Is The Train to Impossible Places a post-Trump children’s novel? What started, according to notes from the author at the back of the book, as a made-up-on-the-spot bedtime story for his child has surely picked up political acuity and cultural relevance as it was written down and came to find its place on publishers’ lists and bookshops’ shelves.
At the heart of this fantastic adventure story is a fight between two entities – one who’s just a mean bully with the magical powers to imprison people and commands a huge army of stone statues (who come to life to spy and fight), and the other who has an obsession with spying on everyone with the intention to glean all the information in the world, and thus take his place as the most powerful man on the planet, keen to use knowledge to manipulate and coerce.
The narrative starts with eleven-year-old Suzy, a child character whose adventures begin at night-time, and thus stays clothed in her pyjamas and dressing gown throughout (like Sophie in The BFG, or Tom in his midnight garden, the boy in The Snowman). Bell makes use of Suzy’s dressing gown though – the belt and pockets coming in very handy. She finds a troll building a railway line through her house for the Impossible Postal Express. Too late to un-remember what she’s seen, and far too curious, she leaps aboard the train and becomes the new postie under Wilmot, the troll Postmaster, bound for the Union of Impossible Places – a series of magical worlds.
Her first job is to deliver a cursed package to the rather terrifying sorceress, Lady Crepuscula, but things take a turn for the worse when she decides not to deliver the parcel quite as she should. And the consequences stretch far beyond just one undelivered package.
Suzy is a physics nut, which is useful (or useless depending on your perspective) in a place in which the usual rules of physics turn surprisingly on their head; the trolls introducing her to fuzzics instead. With clever reference to real scientific principles such as energy, velocity and speed, Suzy not only uses her science to save the day more than once, but also battles to comprehend the new fuzzics of the Impossible Places, where wormholes are normal and whole cities hang upside down.
Bell’s knack of plot propulsion, with many twists and turns, ups and downs, and multiple viewpoints, keeps the action fast and fresh in a whizzing adventure story. At the same time he introduces an undercurrent of scientific principles, a clear witty nod to the feminist movement with his introduction of womanly Ursel, (a brown bear who is yellow – she’s a blonde by choice – and has the job of keeping the Postal Express moving by fueling it with fusion bananas), and also an acknowledgement of age-old industries dying and with them both the job market and a population’s sense of purpose.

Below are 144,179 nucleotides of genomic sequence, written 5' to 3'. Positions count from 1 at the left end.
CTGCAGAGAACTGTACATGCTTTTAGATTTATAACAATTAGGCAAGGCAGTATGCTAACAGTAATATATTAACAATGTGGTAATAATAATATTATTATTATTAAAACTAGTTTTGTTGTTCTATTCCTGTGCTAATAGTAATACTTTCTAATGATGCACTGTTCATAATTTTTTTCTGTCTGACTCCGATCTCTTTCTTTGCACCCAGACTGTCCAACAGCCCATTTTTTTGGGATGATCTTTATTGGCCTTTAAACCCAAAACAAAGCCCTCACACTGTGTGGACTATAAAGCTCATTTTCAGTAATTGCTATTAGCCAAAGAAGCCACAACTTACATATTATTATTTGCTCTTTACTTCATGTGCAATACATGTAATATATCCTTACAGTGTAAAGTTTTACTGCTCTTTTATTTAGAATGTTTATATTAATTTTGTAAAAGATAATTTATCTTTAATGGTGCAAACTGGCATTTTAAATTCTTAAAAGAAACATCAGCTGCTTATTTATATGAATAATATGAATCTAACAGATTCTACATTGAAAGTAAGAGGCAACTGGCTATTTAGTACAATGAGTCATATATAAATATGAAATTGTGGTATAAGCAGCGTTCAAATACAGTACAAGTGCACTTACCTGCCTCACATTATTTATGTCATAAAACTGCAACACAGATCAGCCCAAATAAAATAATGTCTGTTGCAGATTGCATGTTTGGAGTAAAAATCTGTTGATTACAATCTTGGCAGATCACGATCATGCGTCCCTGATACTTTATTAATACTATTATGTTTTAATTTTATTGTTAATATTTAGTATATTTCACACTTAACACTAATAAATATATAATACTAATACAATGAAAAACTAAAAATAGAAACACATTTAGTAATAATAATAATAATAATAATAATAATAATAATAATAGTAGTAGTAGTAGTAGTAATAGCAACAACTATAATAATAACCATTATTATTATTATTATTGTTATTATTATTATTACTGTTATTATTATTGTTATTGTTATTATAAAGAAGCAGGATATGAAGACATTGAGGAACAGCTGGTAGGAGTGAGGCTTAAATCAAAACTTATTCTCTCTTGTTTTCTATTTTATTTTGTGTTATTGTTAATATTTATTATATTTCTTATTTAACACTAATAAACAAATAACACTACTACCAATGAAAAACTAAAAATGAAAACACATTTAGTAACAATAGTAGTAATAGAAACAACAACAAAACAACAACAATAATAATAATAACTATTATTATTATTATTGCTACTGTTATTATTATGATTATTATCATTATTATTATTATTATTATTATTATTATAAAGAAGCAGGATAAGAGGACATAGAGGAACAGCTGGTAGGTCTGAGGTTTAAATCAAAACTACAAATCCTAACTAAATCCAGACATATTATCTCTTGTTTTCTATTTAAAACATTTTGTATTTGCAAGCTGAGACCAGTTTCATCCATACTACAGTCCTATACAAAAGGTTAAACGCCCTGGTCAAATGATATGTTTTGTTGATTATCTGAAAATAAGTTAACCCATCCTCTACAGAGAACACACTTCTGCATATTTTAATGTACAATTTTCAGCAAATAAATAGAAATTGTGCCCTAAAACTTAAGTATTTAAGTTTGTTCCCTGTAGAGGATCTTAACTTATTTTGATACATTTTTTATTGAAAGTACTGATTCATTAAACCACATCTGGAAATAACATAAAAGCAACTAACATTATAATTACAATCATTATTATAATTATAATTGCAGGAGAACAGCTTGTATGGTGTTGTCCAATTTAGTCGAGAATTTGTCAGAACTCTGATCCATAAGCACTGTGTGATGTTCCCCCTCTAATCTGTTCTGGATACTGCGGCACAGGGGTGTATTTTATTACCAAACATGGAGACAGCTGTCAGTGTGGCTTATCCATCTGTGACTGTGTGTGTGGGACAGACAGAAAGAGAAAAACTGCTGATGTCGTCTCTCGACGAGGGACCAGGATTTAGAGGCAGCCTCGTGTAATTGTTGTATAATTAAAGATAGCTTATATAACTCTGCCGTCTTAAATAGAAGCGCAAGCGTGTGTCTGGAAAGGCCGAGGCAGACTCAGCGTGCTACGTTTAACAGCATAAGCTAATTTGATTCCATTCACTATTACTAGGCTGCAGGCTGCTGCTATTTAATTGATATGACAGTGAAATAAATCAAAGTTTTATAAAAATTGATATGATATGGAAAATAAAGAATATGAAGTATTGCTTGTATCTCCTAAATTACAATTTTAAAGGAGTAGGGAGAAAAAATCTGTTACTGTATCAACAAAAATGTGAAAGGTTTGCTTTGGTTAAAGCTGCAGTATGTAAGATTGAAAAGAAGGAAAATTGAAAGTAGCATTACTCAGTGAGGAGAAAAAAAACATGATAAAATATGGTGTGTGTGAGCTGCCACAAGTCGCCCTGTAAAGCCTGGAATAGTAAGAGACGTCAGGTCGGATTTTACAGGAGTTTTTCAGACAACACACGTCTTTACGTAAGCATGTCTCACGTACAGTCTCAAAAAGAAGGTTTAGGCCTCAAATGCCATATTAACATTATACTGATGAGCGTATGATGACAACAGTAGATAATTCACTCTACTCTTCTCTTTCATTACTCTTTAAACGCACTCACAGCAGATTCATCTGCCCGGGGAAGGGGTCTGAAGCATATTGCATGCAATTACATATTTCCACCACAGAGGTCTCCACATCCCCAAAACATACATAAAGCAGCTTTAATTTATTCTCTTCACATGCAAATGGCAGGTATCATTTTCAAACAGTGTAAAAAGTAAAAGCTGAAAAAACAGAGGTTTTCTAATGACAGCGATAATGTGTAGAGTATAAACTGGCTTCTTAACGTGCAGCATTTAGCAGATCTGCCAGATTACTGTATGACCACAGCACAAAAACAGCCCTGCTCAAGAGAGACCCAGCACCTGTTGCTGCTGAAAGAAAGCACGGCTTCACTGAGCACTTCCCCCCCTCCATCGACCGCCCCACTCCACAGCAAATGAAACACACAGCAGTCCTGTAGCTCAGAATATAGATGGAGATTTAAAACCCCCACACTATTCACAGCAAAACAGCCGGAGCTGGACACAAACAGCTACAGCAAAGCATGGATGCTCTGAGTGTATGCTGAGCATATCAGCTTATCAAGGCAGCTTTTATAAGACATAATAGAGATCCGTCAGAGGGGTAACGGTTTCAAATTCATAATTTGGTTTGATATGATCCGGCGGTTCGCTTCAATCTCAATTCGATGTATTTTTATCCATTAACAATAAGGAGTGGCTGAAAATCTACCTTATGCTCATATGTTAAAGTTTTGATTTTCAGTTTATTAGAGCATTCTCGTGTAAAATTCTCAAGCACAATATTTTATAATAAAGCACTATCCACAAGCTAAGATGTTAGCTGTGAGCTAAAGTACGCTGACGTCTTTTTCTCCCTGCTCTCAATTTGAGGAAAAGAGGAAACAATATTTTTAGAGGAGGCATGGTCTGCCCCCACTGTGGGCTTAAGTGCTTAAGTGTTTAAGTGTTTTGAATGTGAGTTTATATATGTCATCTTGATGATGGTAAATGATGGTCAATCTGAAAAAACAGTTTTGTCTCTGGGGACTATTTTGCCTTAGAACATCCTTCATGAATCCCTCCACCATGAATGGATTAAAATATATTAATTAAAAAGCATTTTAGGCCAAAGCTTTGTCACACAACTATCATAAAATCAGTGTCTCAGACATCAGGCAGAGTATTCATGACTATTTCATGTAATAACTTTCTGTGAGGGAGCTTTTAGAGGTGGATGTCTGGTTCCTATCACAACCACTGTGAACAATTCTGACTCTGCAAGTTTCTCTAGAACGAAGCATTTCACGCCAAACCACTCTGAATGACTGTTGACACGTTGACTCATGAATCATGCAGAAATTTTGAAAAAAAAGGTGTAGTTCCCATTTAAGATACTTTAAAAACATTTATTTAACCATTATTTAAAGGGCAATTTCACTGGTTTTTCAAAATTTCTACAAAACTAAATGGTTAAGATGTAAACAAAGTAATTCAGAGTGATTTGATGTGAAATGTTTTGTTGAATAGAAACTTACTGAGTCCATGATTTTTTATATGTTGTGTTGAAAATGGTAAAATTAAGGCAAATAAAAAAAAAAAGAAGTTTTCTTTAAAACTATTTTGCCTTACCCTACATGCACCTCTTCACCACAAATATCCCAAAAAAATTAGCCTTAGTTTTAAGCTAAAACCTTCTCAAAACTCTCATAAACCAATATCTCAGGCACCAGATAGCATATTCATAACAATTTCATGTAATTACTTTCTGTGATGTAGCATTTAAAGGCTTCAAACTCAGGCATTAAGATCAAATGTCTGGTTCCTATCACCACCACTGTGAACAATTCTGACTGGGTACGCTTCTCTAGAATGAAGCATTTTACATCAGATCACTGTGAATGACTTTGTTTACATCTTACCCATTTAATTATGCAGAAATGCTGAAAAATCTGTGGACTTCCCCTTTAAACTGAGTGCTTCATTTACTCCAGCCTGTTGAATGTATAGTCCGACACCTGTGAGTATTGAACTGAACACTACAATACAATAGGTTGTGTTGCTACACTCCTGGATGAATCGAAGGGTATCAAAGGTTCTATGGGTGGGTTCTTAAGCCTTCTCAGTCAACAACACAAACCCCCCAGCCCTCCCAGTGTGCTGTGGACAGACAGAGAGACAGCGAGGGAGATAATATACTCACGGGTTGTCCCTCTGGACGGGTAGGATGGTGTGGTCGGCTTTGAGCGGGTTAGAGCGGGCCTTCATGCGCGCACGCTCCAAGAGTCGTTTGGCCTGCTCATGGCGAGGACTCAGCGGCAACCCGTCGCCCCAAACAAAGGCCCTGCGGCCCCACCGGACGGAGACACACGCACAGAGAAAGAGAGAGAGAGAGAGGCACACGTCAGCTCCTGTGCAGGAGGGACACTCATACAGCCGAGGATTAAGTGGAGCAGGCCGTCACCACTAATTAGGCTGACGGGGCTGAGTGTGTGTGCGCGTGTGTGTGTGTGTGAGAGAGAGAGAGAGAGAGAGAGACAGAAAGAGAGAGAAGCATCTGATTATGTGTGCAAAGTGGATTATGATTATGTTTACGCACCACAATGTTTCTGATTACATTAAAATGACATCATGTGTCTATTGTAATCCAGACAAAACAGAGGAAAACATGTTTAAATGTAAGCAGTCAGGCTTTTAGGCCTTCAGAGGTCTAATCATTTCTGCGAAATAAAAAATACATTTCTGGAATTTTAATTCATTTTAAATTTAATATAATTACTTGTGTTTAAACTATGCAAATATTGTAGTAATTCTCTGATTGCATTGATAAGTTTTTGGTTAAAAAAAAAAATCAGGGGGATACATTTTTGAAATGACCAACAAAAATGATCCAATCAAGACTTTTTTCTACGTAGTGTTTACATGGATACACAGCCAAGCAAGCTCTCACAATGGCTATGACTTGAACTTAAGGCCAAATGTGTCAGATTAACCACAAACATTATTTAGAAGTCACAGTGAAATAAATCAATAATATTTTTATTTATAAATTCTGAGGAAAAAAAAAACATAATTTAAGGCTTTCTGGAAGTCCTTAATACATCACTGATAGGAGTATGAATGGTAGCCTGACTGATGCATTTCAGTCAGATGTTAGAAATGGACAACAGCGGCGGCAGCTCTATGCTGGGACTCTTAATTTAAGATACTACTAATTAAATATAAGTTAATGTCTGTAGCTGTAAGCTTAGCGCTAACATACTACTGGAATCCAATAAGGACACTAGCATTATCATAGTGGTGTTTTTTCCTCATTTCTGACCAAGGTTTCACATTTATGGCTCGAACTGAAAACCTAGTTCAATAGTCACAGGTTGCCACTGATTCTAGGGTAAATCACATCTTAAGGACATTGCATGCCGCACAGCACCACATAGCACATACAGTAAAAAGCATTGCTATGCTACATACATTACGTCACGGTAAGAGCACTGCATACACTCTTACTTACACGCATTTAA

The Postal Express has been whittled down to just a lone Postmaster, what with the advent of new technologies, and the old manufacturing level at Troll city is in decline. With problems on the railways, including occasional disconnects, some late post and last minute delays, Bell gives a sharp precis of our changing world and diminishing trades.
There’s also a huge dose of British irony, with humour nicely planted throughout the book, and witty allusions to much culture and storytelling of the past – including the chapter heading ‘The Lion, the witch and the war zone’ – parents reading the story aloud will adore the many references, not least the underwater ghost pirates, Lady Crepuscular and her stone army, and many more. I kept jotting down little notes next to the text – Miss Haversham, Dr Who, Harry Potter, Men in Black….
The book is so much more than this though. With clearly defined characters all with motives for their actions, an understanding of the rhythm and flow of a good book, comic flair, and above all a top-notch fast-paced adventure plot, this is a phenomenal new novel.
The publishers thought so too – they have spared no expense. There’s a beautiful cover that sits underneath the dust jacket, and glorious black and white illustrations throughout by Flavia Sorrentino. I particularly appreciated her rendering of Trollville. (turn the book upside down).
Don’t miss this one – it’s a cracker. I’m going to read it again now – this time to a willing listener, and I’m ready for book two (as yet no publication date). You can buy it here.